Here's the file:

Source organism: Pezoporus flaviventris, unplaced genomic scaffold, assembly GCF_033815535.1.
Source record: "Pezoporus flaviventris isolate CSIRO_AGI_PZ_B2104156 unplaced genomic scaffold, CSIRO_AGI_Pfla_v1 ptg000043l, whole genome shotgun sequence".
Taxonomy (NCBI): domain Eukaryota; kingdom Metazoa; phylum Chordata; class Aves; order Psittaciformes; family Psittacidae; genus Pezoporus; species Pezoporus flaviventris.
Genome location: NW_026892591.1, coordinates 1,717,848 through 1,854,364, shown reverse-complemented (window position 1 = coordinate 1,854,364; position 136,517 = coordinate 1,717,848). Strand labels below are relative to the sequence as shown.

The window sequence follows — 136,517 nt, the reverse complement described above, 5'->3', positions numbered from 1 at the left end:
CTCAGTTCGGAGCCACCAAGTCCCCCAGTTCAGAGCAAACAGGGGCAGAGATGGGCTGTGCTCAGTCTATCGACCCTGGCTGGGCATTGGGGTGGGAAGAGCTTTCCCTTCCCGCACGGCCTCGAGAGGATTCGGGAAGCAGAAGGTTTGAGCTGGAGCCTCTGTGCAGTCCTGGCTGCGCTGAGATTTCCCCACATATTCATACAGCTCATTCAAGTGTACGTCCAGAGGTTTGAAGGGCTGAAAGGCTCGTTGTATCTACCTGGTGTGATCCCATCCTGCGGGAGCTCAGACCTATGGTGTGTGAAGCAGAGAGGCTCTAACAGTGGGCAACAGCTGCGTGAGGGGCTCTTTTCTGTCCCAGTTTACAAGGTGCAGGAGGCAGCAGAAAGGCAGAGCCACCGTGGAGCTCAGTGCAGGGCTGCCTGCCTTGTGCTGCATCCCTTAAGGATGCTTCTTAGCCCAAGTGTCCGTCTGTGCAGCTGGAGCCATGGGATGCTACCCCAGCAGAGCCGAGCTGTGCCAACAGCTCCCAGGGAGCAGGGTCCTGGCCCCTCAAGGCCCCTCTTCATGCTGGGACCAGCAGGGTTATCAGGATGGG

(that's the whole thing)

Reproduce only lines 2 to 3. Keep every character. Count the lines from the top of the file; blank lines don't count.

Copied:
Source record: "Pezoporus flaviventris isolate CSIRO_AGI_PZ_B2104156 unplaced genomic scaffold, CSIRO_AGI_Pfla_v1 ptg000043l, whole genome shotgun sequence".
Taxonomy (NCBI): domain Eukaryota; kingdom Metazoa; phylum Chordata; class Aves; order Psittaciformes; family Psittacidae; genus Pezoporus; species Pezoporus flaviventris.